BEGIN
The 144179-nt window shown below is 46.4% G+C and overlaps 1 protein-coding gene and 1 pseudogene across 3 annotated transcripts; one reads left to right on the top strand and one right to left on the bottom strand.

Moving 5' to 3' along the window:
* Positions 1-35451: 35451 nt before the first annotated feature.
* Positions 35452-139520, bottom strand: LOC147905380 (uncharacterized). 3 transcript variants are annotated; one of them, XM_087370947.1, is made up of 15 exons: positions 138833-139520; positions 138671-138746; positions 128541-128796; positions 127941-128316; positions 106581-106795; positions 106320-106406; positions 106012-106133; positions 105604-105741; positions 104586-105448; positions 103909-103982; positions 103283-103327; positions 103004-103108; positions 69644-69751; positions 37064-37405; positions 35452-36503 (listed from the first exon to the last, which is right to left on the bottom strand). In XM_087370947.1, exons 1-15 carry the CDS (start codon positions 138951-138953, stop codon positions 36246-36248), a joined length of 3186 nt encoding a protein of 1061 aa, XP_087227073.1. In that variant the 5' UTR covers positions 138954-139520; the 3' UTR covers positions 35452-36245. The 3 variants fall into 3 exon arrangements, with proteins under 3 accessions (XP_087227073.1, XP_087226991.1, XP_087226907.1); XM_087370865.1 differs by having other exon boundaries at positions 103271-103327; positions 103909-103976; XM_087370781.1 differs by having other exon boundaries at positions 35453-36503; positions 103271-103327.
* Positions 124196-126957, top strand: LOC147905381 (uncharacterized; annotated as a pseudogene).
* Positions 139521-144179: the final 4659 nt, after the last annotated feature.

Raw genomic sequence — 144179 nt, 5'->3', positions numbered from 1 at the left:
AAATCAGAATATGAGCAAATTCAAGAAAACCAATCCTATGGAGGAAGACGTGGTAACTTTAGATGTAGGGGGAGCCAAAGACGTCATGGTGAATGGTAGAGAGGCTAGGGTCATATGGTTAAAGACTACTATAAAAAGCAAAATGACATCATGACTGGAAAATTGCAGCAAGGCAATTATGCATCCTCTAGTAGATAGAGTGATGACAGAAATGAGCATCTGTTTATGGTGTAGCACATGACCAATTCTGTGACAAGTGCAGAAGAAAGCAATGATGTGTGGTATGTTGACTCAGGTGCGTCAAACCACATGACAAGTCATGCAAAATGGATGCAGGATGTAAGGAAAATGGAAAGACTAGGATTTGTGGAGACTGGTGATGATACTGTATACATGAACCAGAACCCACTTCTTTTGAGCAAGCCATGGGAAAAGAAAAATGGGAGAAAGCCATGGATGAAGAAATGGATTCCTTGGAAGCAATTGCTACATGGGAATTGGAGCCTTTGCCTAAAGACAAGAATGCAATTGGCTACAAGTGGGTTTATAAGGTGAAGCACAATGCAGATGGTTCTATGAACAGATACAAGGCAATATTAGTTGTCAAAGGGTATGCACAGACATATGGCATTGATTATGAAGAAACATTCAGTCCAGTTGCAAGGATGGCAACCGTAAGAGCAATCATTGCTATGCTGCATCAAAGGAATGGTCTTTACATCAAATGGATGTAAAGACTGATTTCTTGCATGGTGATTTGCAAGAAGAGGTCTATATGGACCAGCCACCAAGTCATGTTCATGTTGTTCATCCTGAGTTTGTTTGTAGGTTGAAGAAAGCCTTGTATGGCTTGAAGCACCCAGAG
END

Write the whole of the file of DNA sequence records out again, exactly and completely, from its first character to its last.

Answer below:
The 144179-nt window shown below is 46.4% G+C and overlaps 1 protein-coding gene and 1 pseudogene across 3 annotated transcripts; one reads left to right on the top strand and one right to left on the bottom strand.

Moving 5' to 3' along the window:
* Positions 1-35451: 35451 nt before the first annotated feature.
* Positions 35452-139520, bottom strand: LOC147905380 (uncharacterized). 3 transcript variants are annotated; one of them, XM_087370947.1, is made up of 15 exons: positions 138833-139520; positions 138671-138746; positions 128541-128796; positions 127941-128316; positions 106581-106795; positions 106320-106406; positions 106012-106133; positions 105604-105741; positions 104586-105448; positions 103909-103982; positions 103283-103327; positions 103004-103108; positions 69644-69751; positions 37064-37405; positions 35452-36503 (listed from the first exon to the last, which is right to left on the bottom strand). In XM_087370947.1, exons 1-15 carry the CDS (start codon positions 138951-138953, stop codon positions 36246-36248), a joined length of 3186 nt encoding a protein of 1061 aa, XP_087227073.1. In that variant the 5' UTR covers positions 138954-139520; the 3' UTR covers positions 35452-36245. The 3 variants fall into 3 exon arrangements, with proteins under 3 accessions (XP_087227073.1, XP_087226991.1, XP_087226907.1); XM_087370865.1 differs by having other exon boundaries at positions 103271-103327; positions 103909-103976; XM_087370781.1 differs by having other exon boundaries at positions 35453-36503; positions 103271-103327.
* Positions 124196-126957, top strand: LOC147905381 (uncharacterized; annotated as a pseudogene).
* Positions 139521-144179: the final 4659 nt, after the last annotated feature.

Raw genomic sequence — 144179 nt, 5'->3', positions numbered from 1 at the left:
AAATCAGAATATGAGCAAATTCAAGAAAACCAATCCTATGGAGGAAGACGTGGTAACTTTAGATGTAGGGGGAGCCAAAGACGTCATGGTGAATGGTAGAGAGGCTAGGGTCATATGGTTAAAGACTACTATAAAAAGCAAAATGACATCATGACTGGAAAATTGCAGCAAGGCAATTATGCATCCTCTAGTAGATAGAGTGATGACAGAAATGAGCATCTGTTTATGGTGTAGCACATGACCAATTCTGTGACAAGTGCAGAAGAAAGCAATGATGTGTGGTATGTTGACTCAGGTGCGTCAAACCACATGACAAGTCATGCAAAATGGATGCAGGATGTAAGGAAAATGGAAAGACTAGGATTTGTGGAGACTGGTGATGATACTGTATACATGAACCAGAACCCACTTCTTTTGAGCAAGCCATGGGAAAAGAAAAATGGGAGAAAGCCATGGATGAAGAAATGGATTCCTTGGAAGCAATTGCTACATGGGAATTGGAGCCTTTGCCTAAAGACAAGAATGCAATTGGCTACAAGTGGGTTTATAAGGTGAAGCACAATGCAGATGGTTCTATGAACAGATACAAGGCAATATTAGTTGTCAAAGGGTATGCACAGACATATGGCATTGATTATGAAGAAACATTCAGTCCAGTTGCAAGGATGGCAACCGTAAGAGCAATCATTGCTATGCTGCATCAAAGGAATGGTCTTTACATCAAATGGATGTAAAGACTGATTTCTTGCATGGTGATTTGCAAGAAGAGGTCTATATGGACCAGCCACCAAGTCATGTTCATGTTGTTCATCCTGAGTTTGTTTGTAGGTTGAAGAAAGCCTTGTATGGCTTGAAGCACCCAGAG